December 05: The Long Proud History of Buildings Shaped Like Animals (With Bonus Busting on Gropius)
2016/12/05 § Leave a comment
On this day in 1882 James V. Lafferty was granted a patent for zoomorphic architecture.
Not just animal architecture in general, Lafferty had a thing for elephants, and thought the world needed not one, but at least a few habitable elephant structures. He exercised his patent in the construction of at least three of them: in Cape May, Atlantic City, and Coney Island–the latter of them reaching a whopping height of 122 feet. The shapes may have been unusual, but the structures were not: simple timber frames nailed together and covered with hammered tin.
For all their quirkyness, Lafferty’s mammoths were not the world’s first. In particular, the French have had a thing for elephantitecture: in the mid-eighteenth century Charles Ribart planned a three-story folly on the site of the Arc de Triomphe. This (unfortunately unrealized) glory was designed to fill a basin by squirting water from his trunk. Later, Napoleon tried to get a giant elephant built on the old site of the Bastille (Victor Hugo was not making that thing up in Les Miserables), but the project stalled.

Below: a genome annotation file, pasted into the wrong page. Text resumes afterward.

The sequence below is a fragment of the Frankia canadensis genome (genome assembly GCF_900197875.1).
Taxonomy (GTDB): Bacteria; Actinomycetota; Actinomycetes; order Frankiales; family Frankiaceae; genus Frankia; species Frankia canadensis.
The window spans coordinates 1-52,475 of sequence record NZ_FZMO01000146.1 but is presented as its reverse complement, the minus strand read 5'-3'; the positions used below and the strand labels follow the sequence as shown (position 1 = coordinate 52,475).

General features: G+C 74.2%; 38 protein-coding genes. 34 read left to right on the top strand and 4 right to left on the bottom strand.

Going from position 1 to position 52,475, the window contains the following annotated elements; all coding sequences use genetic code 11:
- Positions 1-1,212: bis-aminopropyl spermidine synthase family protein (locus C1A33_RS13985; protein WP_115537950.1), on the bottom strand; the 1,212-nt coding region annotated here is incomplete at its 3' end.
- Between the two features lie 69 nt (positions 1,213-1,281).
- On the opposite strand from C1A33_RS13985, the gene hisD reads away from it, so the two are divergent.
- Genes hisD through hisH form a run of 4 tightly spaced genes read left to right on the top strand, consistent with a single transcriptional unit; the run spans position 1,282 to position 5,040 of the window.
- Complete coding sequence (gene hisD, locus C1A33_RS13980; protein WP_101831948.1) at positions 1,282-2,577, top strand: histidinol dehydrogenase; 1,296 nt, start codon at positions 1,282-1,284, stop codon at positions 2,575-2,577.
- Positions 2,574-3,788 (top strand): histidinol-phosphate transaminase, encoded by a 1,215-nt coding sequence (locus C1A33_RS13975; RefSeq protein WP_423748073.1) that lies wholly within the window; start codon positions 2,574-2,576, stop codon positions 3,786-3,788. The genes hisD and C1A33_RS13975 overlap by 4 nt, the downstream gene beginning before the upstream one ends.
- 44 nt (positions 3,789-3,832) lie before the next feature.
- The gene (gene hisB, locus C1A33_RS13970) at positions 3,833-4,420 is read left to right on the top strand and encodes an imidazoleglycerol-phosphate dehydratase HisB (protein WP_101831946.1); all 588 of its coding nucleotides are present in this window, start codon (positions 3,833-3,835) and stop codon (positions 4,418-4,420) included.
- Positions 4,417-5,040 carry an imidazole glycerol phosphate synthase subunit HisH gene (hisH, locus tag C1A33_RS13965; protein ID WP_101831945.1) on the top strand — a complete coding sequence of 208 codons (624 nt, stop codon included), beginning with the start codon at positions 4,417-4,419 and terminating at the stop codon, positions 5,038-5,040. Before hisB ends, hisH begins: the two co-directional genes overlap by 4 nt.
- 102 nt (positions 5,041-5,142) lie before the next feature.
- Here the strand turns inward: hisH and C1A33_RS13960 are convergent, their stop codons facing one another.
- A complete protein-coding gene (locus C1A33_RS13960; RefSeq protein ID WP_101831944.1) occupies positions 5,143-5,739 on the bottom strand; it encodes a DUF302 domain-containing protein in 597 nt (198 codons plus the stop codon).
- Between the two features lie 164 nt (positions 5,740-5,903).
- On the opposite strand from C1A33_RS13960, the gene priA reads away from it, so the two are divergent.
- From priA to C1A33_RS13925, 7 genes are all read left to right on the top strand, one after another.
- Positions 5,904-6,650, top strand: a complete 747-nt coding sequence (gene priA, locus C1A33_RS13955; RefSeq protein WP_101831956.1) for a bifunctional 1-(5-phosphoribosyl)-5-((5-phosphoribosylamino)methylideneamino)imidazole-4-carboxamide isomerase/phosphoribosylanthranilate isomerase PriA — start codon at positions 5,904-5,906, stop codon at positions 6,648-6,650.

These nineteenth-century elephants are joined by a veritable menagerie through the twentieth century. These include the rather obvious symbolic approach by architect David Foster for a proposed extension to London’s Natural History Museum (1975) and a sweetly straightforward solution to the quest for proper form for a dog hotel at the aptly named Dog Bark Park Inn (Cottonwood, Idaho). Two recent projects in southeast Asia include an abstracted behemoth, the 32-floor Bangkok elephant by architect Ong-ard Satrabhandhu (1997) and the delightful National Fisheries Building (Rajendranagar, India, 2012). Our favorite example is the National Freshwater Fishing Hall of Fame in Hayward, Wisconsin–we did not know there needed to be a National Freshwater Fishing Hall of Fame, but as there is apparently an audience for such an institution, we delight in its presentation in the shape of a giant muskie. Then of course is the fairest of them all, the Long Island duck (1931) made so famous by Robert Venturi. Wacky buildings, all of them, but clearly showing that a little wit never hurt anyone. (Except Walter Gropius; wit made him sometimes rest his aching head like this, although if things got really out of control and downright frollicsome, it was a two-hand day like this.)
Image: the patent (from this source)